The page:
The Government should stop extending subsidy on maize flour as it does not benefit the targeted tens of millions of poor people. Its objectives have hardly been met since inception.
An additional Sh3.7 bn released by Treasury confirms our fears that government is keen to address symptoms rather than real causes of the current maize shortage crisis.
We hold that the government move is unsustainable and an expensive experiment doomed to fail. This is because the subsidy is benefitting cartels within and outside government.
Supermarkets are reluctant to sell the subsidized maize flour as it takes more shelf space and yet it offers them comparatively low margins.
On the other hand, unscrupulous business people are re-packaging the subsidized flour to rake in whooping margins of over Sh30 per 2kg packet. This is perhaps one of the major threats to the program and for which no effective enforcement mechanism is feasible.
This situation is complicated by the fact that the government has not been generous with informing on tracking the disbursement of the maize flour by retailers, regions as well as respective quantities.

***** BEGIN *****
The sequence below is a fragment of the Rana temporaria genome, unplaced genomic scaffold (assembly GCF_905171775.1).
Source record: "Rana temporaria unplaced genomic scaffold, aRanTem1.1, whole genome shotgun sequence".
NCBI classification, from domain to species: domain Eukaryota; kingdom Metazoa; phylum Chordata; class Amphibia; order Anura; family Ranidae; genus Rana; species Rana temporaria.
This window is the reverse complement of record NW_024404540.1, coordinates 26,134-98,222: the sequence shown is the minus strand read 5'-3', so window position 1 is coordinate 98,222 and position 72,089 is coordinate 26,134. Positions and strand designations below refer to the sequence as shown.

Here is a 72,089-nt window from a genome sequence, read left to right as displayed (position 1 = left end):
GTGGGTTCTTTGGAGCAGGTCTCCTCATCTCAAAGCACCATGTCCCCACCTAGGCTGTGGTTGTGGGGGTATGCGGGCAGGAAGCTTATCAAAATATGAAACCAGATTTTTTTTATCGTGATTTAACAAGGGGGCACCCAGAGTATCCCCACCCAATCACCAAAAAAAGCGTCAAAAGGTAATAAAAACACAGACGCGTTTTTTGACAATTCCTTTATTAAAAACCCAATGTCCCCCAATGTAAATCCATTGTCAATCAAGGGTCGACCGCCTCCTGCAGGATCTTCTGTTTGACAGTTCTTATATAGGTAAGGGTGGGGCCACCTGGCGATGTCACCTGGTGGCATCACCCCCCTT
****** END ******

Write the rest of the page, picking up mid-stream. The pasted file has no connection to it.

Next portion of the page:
Hoarding and or repackaging the subsidized flour has occasioned artificial shortages making the commodity to be reliably accessed only via black markets.
Government must now admit that its’ expensive subsidy program on maize flour has flopped. Consequently, it must step back and allow for market forces of supply and demand to help lower the cost of the staple food.
There is no need putting more good money after bad money when the subsidized flour is either consistently unavailable and or yet to be sighted in many rural places.
What is most unconvincing is last week’s move by Agriculture Secretary Mr Willy Bett to set up a taskforce to reportedly advise him on the failed subsidy program. Mr Bett should disband the taskforce to avoid duplicity and potential waste of public resources.
The government must get the basics right on maize flour. It must stop treating the program as a political campaign tool. It should instead enhance the price offering in order to mop up maize from the local market.
Further, there is need for transparency and accountability around the stocks within the strategic grain reserves as well as disbursements. The public need to track the movements – in and out of the reserves.
Major millers should not be allowed to dictate terms for government on expensive imports. Smaller millers ought to get their rightful shares of the commodity.
Government ought to stop the price fixing and then enhance supply of maize to all millers.
Until then, not even hefty fines and or attempts to stem panic purchases will succeed.